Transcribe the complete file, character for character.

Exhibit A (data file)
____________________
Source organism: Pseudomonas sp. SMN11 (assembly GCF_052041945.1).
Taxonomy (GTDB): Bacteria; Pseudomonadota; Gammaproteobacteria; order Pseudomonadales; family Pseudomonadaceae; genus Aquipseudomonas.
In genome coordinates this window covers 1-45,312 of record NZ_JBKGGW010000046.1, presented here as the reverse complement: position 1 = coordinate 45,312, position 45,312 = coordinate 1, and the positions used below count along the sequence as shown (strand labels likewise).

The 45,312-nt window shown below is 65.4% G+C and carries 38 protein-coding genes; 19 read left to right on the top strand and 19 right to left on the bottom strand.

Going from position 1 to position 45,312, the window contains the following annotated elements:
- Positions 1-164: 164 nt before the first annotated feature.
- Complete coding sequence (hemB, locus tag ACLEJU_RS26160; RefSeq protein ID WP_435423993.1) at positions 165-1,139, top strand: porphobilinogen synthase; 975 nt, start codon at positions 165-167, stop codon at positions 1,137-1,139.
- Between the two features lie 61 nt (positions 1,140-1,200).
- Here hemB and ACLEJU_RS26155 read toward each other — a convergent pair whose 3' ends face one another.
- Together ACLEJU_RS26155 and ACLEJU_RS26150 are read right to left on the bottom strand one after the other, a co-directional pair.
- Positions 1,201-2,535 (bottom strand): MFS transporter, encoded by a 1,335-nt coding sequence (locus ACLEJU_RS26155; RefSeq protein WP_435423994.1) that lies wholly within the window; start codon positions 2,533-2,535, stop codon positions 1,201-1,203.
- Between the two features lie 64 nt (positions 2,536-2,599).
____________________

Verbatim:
Source organism: Pseudomonas sp. SMN11 (assembly GCF_052041945.1).
Taxonomy (GTDB): Bacteria; Pseudomonadota; Gammaproteobacteria; order Pseudomonadales; family Pseudomonadaceae; genus Aquipseudomonas.
In genome coordinates this window covers 1-45,312 of record NZ_JBKGGW010000046.1, presented here as the reverse complement: position 1 = coordinate 45,312, position 45,312 = coordinate 1, and the positions used below count along the sequence as shown (strand labels likewise).

The 45,312-nt window shown below is 65.4% G+C and carries 38 protein-coding genes; 19 read left to right on the top strand and 19 right to left on the bottom strand.

Going from position 1 to position 45,312, the window contains the following annotated elements:
- Positions 1-164: 164 nt before the first annotated feature.
- Complete coding sequence (hemB, locus tag ACLEJU_RS26160; RefSeq protein ID WP_435423993.1) at positions 165-1,139, top strand: porphobilinogen synthase; 975 nt, start codon at positions 165-167, stop codon at positions 1,137-1,139.
- Between the two features lie 61 nt (positions 1,140-1,200).
- Here hemB and ACLEJU_RS26155 read toward each other — a convergent pair whose 3' ends face one another.
- Together ACLEJU_RS26155 and ACLEJU_RS26150 are read right to left on the bottom strand one after the other, a co-directional pair.
- Positions 1,201-2,535 (bottom strand): MFS transporter, encoded by a 1,335-nt coding sequence (locus ACLEJU_RS26155; RefSeq protein WP_435423994.1) that lies wholly within the window; start codon positions 2,533-2,535, stop codon positions 1,201-1,203.
- Between the two features lie 64 nt (positions 2,536-2,599).